The Glen Ellen Vocational Academy, Northern California's oldest Thoroughbred retirement and rehabilitation facility, is perilously threatened by the one of the large fires raging this week in the Sonoma County region.
GEVA owner Pam Berg said she and her neighbors were forced to immediately evacuate by officials in the early morning hours of Oct. 9 as the Nuns Fire, as it is being called, burned rapidly thanks to powerful winds and dry conditions on the surrounding ridge. She and her volunteers were forced to leave behind the 34 horses currently on the 8 1/2-acre property, situated in the rural hills near Jack London State Park. Most of the animals are off-track Thoroughbreds.
"I was awakened by a neighbor's phone call at about 1 a.m.," Berg said Oct. 10. "I went outside and it looked like the entire ridge was in flames. It was terrifying."
Since then, most of the roads in the Glen Ellen area, including Highway 12, the main thoroughfare, have been closed. Berg, a former racetrack steward in Northern California who founded GEVA in 1995, has been staying with one of her volunteers in the nearby town of Petaluma.
By the morning of Oct. 10, the winds had receded, she said, but officials were maintaining strict control of the area surrounding the farm. Unfortunately, she said, the weather forecast calls for the winds to pick up again.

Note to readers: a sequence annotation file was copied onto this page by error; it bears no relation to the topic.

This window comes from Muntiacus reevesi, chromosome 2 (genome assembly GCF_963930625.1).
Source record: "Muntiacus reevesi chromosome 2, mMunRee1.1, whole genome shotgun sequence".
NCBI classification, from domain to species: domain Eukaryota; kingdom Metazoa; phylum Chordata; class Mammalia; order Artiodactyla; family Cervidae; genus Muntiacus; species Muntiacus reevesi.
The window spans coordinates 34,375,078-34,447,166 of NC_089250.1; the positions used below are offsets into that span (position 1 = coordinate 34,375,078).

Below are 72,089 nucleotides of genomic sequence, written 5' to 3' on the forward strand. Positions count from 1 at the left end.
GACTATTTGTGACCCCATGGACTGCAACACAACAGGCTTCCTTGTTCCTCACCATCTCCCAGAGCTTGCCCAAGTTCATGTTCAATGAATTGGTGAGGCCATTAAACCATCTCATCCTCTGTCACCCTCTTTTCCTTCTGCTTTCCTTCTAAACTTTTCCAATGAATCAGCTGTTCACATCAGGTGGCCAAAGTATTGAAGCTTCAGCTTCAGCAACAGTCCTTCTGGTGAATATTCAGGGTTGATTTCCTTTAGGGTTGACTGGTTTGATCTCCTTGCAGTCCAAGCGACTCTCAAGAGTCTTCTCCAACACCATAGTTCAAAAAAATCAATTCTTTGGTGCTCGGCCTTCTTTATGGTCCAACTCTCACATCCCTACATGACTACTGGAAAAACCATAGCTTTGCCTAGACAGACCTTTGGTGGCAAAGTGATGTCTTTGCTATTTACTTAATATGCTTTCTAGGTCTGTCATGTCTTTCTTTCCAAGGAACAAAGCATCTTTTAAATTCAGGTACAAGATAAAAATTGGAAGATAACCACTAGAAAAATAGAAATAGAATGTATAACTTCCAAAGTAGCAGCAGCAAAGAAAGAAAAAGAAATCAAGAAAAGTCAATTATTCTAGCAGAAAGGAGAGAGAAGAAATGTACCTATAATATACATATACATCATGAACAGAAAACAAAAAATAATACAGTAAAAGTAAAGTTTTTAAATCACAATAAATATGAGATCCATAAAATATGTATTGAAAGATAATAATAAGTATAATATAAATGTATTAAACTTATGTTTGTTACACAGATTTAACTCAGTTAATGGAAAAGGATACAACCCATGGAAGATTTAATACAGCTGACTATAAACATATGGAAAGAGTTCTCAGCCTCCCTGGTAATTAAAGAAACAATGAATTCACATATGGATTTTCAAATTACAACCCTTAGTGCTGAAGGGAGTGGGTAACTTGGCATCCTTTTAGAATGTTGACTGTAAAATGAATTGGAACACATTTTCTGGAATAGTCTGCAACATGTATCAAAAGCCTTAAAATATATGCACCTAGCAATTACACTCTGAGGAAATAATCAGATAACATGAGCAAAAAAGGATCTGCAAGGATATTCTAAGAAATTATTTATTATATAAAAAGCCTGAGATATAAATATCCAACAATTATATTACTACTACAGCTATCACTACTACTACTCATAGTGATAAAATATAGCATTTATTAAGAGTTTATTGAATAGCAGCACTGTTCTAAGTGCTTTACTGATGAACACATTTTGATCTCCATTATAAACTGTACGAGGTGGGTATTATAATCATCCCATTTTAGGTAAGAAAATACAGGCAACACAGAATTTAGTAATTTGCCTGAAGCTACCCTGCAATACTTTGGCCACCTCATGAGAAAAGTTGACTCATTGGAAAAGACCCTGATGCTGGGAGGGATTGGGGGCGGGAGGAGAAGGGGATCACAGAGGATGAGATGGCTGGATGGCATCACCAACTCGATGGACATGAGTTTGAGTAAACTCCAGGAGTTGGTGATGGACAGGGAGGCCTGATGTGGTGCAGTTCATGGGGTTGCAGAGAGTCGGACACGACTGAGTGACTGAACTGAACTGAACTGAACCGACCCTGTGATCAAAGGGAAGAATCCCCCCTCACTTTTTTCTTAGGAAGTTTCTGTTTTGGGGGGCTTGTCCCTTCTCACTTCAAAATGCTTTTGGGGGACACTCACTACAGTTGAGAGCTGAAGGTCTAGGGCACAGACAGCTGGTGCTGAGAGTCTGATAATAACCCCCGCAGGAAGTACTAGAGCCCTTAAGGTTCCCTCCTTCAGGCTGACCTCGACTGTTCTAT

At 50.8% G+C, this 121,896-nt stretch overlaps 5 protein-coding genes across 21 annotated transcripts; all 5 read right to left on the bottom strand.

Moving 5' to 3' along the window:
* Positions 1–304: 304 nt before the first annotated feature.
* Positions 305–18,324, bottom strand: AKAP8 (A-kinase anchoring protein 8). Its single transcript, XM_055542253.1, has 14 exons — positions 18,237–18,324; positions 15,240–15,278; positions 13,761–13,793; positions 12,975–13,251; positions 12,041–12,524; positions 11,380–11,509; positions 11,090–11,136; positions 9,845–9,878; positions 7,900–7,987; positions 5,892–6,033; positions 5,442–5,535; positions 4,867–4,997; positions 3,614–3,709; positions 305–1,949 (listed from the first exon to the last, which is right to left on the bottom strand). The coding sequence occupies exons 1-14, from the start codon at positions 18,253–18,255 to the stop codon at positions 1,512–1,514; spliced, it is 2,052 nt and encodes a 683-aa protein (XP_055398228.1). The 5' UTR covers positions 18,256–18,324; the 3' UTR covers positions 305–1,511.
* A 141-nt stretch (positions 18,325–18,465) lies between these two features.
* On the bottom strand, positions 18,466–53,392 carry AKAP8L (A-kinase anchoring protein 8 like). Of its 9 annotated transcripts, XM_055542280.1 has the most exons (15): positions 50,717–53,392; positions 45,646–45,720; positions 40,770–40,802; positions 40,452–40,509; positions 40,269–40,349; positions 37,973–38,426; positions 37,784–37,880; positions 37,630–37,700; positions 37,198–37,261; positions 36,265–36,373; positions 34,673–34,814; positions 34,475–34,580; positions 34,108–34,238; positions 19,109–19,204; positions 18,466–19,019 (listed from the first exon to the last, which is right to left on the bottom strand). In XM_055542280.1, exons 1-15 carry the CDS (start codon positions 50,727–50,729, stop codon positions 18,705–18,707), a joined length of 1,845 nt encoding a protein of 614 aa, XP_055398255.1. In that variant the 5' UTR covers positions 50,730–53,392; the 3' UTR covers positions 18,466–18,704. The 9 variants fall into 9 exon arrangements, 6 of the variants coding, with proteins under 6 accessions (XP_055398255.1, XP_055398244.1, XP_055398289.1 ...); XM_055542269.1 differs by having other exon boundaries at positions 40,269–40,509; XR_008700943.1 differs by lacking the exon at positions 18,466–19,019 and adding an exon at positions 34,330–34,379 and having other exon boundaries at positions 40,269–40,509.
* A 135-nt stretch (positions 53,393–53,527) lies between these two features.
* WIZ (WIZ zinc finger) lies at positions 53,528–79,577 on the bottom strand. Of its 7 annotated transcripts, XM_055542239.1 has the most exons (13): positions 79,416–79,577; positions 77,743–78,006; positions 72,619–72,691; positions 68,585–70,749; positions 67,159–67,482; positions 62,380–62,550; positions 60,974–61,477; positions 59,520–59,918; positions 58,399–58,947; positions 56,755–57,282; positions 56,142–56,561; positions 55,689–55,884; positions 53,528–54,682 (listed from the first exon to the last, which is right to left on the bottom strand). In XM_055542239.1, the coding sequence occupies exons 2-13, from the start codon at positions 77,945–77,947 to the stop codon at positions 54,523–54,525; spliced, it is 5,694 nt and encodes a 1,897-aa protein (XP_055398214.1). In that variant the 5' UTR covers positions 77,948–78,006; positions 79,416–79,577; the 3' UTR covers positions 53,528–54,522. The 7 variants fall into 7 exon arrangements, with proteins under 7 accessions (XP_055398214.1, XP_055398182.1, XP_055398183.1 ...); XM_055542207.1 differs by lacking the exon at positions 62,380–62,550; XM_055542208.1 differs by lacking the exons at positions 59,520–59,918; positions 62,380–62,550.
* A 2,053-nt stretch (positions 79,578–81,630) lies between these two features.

"Right now the conditions are perfect but if the wind starts up again, all it would take are some sparks," she said.
The farm's paddocks, she noted, are dirt, though there are many trees that could catch fire given the chance.
"I tried to get there this morning (to check on the horses), but the roads are still closed," Berg said. "They wouldn't even let us walk in because of downed power lines. They told us it could be a number of days."
Before evacuating, Berg said she opened the paddocks, so the horses are loose and can get to a central pond paddock on the property. There is also a small lake on a neighbor's ranch they might reach if necessary. In the meantime, she said she feels helpless.
"That's all we can hope if the fire comes, they'll go to that safety zone," she said.
"We so appreciate the sympathy and prayers we've received. But if we can't get in, there's nothing much we can do—just hope the horses are smart enough to move to safety."
So far, the Nuns Fire has consumed more than 5,000 acres, making it one of the smaller blazes in the region, where upwards of 100,000 acres have been scorched so far, according to reports from Sonoma and the neighboring counties of Napa, Mendocino, and Lake. The fires have prompted Gov. Jerry Brown to declare a state of emergency.
Fifteen people have been confirmed dead, according to news reports, the majority in Sonoma County.
Meanwhile in Southern California, Los Alamitos Race Course has opened temporary stalls to horses displaced by Canyon Fire 2, the biggest fire to hit Orange county in nearly a decade. Fairplex Park is also hosting evacuated horses.